Earnings (ASHE); and the Labour Force Survey (LFS) (both conducted by the Office for National Statistics (ONS)). ASHE is widely regarded as the most reliable source of information on Pay and Hours, however it does not include information on pay by qualification as well as some other characteristics (such as self-employment). This information is available in the LFS. The ASHE and LFS data are based on too small sample sizes to enable a comprehensive set of estimates of Pay to be extracted at the full SOC 4-digit level. The Warwick Institute for Employment Research at the University of Warwick has produced a full set of detailed estimates based on publicly available published ASHE and LFS data Warwick. These estimates are based on an econometric method (the well-established earning function), combining the data sets to produce a full set of detailed estimates, constrained to match publicly available headline data.
Although we provide estimates of pay for a number of years, detailed comparisons between years will not produce statistically robust results at the SOC 4-digit level. We, therefore, provide a separate ‘change in pay’ indicator for those interested in how pay by occupation is changing over time. Currently, this focuses on the period from 2014-2015 and provides detailed information on changes by 4-digit occupation by country and English region for spatial variations. Please note that there is no cross classification for the ‘change in pay’ indicator by any other dimension (e.g: industry, age, gender, employment status or level of qualification held). For example, it is not possible to look at the change in pay by occupation and gender, as data would not be statistically robust.
Developers interested in changes in pay cross classified by these other dimensions are advised to use the aggregate ‘change in pay’ indicator rather than attempt to develop more detailed measures of change by comparing detailed pay estimates for two years.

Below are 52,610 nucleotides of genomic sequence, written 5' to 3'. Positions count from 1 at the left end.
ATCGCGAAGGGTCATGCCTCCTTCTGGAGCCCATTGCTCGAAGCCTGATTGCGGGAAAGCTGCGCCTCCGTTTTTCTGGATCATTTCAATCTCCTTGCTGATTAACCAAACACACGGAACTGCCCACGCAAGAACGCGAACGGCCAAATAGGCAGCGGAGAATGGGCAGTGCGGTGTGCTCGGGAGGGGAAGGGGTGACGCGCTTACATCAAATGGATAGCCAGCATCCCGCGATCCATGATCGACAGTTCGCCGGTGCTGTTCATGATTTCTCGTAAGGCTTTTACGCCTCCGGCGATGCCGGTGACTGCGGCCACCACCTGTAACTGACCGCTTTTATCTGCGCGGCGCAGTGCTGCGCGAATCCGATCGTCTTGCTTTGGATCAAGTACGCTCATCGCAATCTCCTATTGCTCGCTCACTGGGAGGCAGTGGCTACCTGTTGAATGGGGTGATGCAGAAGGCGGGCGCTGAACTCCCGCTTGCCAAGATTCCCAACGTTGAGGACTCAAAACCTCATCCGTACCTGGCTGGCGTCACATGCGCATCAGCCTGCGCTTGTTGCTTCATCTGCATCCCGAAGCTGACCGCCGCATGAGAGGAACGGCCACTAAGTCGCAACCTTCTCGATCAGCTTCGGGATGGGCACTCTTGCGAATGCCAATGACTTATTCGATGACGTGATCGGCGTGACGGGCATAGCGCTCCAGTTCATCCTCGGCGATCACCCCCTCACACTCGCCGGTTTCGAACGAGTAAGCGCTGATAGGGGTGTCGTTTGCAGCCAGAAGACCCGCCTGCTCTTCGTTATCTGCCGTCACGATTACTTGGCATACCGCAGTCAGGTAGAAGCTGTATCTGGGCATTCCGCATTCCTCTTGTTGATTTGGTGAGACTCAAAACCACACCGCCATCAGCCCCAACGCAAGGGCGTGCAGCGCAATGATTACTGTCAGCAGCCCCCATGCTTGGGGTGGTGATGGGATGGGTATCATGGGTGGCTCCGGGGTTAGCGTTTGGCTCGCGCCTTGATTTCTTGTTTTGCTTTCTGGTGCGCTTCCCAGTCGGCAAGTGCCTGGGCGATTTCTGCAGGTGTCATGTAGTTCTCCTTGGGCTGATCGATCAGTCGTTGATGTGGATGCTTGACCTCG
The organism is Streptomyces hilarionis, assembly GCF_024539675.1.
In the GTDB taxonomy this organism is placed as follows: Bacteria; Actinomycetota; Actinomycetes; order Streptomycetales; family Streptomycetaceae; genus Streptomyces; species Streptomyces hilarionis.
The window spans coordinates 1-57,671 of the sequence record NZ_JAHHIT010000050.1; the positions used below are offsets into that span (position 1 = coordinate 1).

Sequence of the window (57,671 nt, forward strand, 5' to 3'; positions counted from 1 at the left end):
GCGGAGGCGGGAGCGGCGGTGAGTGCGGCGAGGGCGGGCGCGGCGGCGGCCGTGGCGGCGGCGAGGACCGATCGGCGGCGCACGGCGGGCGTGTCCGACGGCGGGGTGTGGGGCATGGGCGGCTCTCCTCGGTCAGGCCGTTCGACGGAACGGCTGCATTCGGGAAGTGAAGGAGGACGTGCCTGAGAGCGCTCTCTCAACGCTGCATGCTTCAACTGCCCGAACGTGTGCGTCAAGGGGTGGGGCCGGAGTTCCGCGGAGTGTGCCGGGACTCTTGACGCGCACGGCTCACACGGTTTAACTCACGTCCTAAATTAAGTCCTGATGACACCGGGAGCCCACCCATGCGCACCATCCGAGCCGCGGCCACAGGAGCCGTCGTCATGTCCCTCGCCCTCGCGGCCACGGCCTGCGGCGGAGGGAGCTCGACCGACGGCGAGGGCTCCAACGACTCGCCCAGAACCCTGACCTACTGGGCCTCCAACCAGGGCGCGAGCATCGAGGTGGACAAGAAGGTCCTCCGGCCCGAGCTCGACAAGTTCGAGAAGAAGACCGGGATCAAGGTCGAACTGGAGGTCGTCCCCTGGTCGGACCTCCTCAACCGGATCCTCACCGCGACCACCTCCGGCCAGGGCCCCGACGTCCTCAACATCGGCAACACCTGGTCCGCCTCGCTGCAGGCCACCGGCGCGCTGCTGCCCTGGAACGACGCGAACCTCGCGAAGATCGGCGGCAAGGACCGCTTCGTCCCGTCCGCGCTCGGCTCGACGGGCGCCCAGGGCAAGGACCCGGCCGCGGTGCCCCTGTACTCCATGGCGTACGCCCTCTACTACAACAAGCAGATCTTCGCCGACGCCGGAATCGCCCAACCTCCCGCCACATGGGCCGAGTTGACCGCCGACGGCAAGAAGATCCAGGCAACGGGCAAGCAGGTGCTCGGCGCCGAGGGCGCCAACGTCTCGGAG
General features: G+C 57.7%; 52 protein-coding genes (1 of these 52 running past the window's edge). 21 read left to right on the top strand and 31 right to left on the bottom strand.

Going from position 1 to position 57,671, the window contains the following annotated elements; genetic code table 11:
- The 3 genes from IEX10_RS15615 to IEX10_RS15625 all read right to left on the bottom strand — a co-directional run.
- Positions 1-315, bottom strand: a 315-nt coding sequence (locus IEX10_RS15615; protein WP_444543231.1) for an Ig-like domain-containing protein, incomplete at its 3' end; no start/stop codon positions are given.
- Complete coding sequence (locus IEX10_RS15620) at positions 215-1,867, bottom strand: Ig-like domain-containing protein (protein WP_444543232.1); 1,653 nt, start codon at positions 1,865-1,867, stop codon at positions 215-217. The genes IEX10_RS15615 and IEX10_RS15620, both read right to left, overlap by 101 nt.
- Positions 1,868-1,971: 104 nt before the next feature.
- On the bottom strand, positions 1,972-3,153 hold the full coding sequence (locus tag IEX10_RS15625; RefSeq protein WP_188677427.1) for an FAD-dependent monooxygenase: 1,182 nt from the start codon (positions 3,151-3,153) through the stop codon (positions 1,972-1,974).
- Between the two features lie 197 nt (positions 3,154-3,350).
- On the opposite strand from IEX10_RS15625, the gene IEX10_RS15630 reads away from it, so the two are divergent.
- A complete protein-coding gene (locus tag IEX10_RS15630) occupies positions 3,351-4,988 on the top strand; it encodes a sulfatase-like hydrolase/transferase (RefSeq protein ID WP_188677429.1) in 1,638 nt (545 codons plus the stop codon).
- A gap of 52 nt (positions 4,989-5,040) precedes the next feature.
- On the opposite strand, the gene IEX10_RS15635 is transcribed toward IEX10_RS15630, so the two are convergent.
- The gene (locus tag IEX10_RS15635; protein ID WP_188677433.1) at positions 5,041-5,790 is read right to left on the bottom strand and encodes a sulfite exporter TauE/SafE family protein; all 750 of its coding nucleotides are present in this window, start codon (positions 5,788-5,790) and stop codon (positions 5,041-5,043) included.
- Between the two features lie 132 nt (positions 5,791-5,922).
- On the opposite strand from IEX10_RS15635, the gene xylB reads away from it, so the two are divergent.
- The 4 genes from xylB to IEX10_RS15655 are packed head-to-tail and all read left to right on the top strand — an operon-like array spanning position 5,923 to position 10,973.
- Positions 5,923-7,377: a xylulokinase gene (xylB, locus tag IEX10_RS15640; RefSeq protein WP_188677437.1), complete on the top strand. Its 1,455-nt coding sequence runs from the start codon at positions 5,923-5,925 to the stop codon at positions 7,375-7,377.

LMI for All has released version two of its popular Careerometer widget. Version one, which was released a year ago, makes it simple to embed a widget in any web site. The first version gave access to pay rates in different jobs
The new version provides extra information. As well as providing hourly, weekly and annual pay figures, for each occupation the widget gives details of present numbers employed in the UK and projected future growth or reduction in numbers employed. It also provides prediction of replacement demand – an important measure showing how many new employees are likely to be needed based on those leaving an occupation or retiring. It provides examples of different industries where those in that occupation are likely to be employed as well as a brief description of the occupation itself.
You can also easily compare different occupations to UK average wages.
The widget can be configured to provide a card for providing information on one occupation at a time, or two or three cards for comparing more occupations. Another simple configuration allows you to preset the occupation the widget displays, instead of leaving it up to the user to search.
At a technical level, the Careerometer widget has been designed to be as simple as possible to install even for those with little technical knowledge. It should also cause no problems with your existing web pages and can easily be installed on a full page or as a sidebar widget.